Child support in Washington is set up with a calculation. The calculation is worked out by the legislature every few years. Everyone - all parents - will pay the child support that the math calculations set for the individual parent's income level. The calculation leaves 45% of the parent's net income for the parent. To get to the number, both parents' income is added together to get a total number for support that is owed to the child or children. Then each individual parent pays their proportionate share of that total, based on the parent's income relative to each other. The parent with the higher income pays a transfer payment to the parent with the lower income, in order to keep things as equal as possible.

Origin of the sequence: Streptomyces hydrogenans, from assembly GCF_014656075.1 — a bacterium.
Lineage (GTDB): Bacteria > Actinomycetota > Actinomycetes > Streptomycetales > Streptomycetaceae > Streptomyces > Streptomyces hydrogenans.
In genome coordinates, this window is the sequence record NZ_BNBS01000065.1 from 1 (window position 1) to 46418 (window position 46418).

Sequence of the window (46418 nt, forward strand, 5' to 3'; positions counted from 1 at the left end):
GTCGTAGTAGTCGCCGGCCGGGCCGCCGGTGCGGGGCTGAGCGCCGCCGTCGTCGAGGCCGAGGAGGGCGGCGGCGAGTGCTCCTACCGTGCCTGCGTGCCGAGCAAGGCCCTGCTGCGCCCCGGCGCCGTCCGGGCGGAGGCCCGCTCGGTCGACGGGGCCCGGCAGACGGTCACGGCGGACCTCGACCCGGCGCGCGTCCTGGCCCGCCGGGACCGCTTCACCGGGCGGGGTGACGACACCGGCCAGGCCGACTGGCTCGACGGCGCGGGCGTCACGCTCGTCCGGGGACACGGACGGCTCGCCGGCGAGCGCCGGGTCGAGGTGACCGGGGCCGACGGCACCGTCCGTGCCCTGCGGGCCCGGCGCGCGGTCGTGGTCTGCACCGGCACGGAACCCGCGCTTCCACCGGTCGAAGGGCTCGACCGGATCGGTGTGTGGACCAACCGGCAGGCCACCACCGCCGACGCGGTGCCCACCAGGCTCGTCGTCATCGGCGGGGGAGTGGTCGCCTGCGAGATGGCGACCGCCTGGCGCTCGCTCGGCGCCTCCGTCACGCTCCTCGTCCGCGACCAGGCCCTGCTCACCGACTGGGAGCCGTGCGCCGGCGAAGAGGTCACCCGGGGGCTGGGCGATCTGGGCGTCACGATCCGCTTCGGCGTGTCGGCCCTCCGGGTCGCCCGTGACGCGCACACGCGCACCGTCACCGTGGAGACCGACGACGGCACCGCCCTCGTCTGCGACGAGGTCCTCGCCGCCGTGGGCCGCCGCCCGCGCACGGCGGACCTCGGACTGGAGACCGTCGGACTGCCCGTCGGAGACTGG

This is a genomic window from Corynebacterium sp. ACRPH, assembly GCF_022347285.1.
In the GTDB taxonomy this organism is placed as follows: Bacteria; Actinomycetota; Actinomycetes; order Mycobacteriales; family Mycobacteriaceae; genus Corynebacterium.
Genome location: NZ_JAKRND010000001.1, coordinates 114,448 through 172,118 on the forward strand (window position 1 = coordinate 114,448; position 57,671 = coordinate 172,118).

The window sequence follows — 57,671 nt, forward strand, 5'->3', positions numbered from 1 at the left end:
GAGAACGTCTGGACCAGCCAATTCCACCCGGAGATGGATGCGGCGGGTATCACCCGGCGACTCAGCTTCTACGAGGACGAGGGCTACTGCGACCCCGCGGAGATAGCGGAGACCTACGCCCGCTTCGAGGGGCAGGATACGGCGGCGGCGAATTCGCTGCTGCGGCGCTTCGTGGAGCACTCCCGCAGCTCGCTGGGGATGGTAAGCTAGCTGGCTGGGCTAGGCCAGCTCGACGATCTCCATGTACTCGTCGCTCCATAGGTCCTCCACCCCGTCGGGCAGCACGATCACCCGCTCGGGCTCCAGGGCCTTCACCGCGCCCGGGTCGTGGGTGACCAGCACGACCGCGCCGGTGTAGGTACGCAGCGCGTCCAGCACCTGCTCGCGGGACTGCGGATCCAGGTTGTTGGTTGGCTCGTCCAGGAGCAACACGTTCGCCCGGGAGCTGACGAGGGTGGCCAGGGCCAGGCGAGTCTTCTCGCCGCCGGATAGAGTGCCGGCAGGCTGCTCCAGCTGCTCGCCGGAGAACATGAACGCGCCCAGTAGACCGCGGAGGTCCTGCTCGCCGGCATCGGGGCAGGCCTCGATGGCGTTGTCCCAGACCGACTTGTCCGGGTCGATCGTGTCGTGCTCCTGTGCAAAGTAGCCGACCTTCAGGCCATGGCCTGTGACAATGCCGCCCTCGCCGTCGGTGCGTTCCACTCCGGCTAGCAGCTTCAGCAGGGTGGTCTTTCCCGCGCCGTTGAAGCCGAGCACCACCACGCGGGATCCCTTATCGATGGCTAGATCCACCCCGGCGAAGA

Both parents owe support to the children. And support is not intended to cover only some specific expenses. The support is meant to keep the children as comfortable as they could normally expect to be with a family of similar income. There isn't a list of expenses that are required for child support. Both parents are expected to pay the children's needs, and wants, in a way that keeps the children comfortable.
Most parents worry that their support payment will be either too high (for the parent paying) or too low (for the parent living on the support). Adjustments and deviations are available - and usually very easy to arrange with an agreement.
Child support calculations can be complicated. We're happy to work out your calculation, based on your income.